How do I determine "reasonable" trustee fees?

A fellow caregiver asked...

I have been named trustee of my parent's estate -- the majority of which is 13 rental properties. What is a reasonable and customary fee for managing this? I am looking for an hourly rate as well as what would be charged if it were done on an annual basis.

Expert Answer

Barbara Repa, a senior editor, is an attorney, a journalist specializing in aging issues, and the author of Your Rights in the Workplace (Nolo), now in its 10th edition.

Most trusts explicitly provide that a trustee can receive a "reasonable and customary fee" for administering the trust -- and it sounds as if the one you're administering is one of them. The problem with this muzzy language, as you're finding out, is that it doesn't provide any specific help when you're trying to compute how much is to much and how much is not enough.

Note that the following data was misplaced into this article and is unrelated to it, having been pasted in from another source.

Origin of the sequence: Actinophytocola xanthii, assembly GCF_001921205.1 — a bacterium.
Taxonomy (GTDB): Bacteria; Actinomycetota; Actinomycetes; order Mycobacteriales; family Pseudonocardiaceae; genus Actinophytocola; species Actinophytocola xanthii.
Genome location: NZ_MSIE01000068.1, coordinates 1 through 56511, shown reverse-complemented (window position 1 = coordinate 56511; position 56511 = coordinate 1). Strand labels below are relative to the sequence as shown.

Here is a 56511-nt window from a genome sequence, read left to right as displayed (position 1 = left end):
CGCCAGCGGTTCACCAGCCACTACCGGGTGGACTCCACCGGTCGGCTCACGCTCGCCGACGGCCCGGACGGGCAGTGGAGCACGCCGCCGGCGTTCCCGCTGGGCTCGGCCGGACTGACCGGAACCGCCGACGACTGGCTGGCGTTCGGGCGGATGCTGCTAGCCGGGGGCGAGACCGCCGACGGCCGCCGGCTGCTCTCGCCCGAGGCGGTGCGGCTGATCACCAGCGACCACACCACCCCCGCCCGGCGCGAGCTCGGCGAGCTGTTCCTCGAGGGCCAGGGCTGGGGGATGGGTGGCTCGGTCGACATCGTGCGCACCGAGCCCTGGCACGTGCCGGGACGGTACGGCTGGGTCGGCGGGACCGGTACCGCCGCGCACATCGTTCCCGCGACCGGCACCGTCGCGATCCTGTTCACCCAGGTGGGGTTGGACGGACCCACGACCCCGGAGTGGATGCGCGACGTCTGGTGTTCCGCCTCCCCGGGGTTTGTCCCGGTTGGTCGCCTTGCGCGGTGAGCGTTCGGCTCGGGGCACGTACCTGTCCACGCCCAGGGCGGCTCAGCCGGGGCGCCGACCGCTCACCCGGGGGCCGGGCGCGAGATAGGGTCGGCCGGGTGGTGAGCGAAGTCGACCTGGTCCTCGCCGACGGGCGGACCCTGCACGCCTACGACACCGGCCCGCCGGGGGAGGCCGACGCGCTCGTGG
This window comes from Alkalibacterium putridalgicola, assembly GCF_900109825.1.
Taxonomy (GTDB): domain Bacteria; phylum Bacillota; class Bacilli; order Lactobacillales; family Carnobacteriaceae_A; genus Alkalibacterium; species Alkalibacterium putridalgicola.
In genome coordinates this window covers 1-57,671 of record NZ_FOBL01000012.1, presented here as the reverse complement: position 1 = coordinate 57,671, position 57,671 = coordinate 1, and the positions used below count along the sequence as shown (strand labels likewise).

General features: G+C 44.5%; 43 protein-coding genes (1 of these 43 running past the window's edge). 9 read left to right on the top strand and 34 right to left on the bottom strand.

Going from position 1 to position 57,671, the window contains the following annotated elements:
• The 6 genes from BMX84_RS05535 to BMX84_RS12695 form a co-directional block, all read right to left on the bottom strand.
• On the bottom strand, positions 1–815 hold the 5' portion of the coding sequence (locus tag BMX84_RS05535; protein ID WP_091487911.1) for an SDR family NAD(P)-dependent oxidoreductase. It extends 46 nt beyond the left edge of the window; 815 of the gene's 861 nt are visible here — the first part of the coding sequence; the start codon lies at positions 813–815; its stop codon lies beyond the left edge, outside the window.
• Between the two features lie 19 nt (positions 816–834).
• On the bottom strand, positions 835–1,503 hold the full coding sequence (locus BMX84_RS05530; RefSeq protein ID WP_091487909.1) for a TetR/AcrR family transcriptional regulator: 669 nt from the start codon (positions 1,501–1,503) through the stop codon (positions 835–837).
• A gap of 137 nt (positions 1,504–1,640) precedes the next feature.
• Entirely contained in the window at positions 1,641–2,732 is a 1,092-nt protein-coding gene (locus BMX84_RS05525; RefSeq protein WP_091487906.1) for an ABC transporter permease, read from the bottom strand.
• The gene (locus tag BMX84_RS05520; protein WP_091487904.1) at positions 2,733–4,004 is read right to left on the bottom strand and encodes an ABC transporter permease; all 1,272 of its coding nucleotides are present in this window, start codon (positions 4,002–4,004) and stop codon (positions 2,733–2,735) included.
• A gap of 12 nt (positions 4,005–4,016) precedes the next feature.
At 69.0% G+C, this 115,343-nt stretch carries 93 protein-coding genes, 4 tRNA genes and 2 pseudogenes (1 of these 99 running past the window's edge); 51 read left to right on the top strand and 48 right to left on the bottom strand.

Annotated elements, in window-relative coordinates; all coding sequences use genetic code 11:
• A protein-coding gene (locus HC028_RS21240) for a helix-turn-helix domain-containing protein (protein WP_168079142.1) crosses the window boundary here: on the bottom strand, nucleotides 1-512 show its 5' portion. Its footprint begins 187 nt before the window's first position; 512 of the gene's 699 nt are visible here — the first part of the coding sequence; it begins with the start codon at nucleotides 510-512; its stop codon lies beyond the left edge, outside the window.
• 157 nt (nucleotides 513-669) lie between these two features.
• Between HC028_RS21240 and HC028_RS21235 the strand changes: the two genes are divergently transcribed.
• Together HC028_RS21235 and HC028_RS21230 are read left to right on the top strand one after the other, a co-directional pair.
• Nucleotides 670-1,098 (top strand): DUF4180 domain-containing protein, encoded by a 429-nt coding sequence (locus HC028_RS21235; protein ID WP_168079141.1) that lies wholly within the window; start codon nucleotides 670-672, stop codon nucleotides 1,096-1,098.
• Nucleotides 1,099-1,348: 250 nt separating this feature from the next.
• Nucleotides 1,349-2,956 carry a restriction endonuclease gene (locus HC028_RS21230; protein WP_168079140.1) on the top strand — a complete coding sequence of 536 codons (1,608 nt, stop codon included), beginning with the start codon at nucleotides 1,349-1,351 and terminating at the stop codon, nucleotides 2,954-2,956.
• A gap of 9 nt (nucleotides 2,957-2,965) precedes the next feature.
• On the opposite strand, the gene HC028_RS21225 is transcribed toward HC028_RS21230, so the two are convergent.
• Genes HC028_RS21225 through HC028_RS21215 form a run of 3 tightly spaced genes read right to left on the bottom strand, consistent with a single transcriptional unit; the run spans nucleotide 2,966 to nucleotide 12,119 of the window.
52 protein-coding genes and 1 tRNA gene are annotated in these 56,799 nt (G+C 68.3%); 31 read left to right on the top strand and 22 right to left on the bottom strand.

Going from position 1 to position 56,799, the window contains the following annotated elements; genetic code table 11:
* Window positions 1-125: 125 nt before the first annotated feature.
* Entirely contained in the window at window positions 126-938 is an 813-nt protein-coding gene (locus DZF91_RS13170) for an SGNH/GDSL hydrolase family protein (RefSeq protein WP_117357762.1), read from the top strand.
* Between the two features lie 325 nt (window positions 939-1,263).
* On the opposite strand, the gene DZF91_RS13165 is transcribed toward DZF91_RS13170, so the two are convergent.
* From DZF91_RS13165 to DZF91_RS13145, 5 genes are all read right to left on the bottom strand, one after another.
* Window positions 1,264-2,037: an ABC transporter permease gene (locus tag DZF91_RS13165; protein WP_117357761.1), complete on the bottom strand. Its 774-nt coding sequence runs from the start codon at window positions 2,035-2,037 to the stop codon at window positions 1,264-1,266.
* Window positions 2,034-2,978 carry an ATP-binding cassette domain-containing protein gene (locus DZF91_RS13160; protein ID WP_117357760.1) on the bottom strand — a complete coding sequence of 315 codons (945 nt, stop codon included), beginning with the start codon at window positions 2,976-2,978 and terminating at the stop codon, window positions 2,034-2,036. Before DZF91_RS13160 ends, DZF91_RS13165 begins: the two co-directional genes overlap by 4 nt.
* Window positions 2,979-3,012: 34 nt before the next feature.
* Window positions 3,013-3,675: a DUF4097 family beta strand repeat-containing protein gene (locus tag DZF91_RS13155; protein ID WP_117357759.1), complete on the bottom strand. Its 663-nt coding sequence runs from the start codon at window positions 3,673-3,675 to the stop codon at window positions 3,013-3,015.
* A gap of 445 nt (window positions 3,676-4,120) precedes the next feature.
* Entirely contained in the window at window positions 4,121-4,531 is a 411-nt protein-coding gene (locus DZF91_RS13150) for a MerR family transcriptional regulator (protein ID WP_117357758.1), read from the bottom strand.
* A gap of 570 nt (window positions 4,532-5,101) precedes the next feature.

The statutes and case law don't provide much good guidance, either. So you're left to flail.

Some guidance: Your prime concern in setting the trustee fee is to be attuned to any and all trust beneficiaries. For example, if they all agree in writing that the fee you have requested is acceptable, few courts in the world would disagree.

You can help point up the reason in the reasonable fee by keeping good records of all you do, along with the time it took you to do it. People are less likely to buck if they can see tangible documentation of what went into preserving and maintaining the trust property.

Since your tasks and time in managing the rental property are bound to vary and be unpredictable, you are probably best off sticking with an hourly fee. You can take one of two common approaches:

  • Set a minimal hourly rate -- say $25 or so -- on the grounds that that's what it would take to hire someone other than you to roll up his or her sleeves and do the work.
  • Use the rough hourly rate for your own career -- and charge that.